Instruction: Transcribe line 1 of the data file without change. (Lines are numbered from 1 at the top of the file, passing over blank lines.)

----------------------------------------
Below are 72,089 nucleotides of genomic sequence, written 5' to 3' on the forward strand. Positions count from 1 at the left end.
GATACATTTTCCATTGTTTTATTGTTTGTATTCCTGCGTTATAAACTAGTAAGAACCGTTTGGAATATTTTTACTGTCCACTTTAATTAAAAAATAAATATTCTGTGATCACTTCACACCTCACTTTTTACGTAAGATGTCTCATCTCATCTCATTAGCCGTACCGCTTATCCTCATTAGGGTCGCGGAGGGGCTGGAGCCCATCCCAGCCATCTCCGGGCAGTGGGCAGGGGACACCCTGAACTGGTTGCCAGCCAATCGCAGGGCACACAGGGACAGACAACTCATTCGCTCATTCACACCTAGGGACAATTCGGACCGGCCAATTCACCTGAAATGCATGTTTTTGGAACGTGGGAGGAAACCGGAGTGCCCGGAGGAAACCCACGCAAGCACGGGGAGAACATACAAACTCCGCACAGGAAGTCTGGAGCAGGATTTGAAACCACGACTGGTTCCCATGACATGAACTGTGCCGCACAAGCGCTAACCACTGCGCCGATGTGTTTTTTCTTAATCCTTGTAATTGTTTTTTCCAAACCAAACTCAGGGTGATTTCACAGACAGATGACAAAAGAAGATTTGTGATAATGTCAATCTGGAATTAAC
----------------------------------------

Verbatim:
Below are 72,089 nucleotides of genomic sequence, written 5' to 3' on the forward strand. Positions count from 1 at the left end.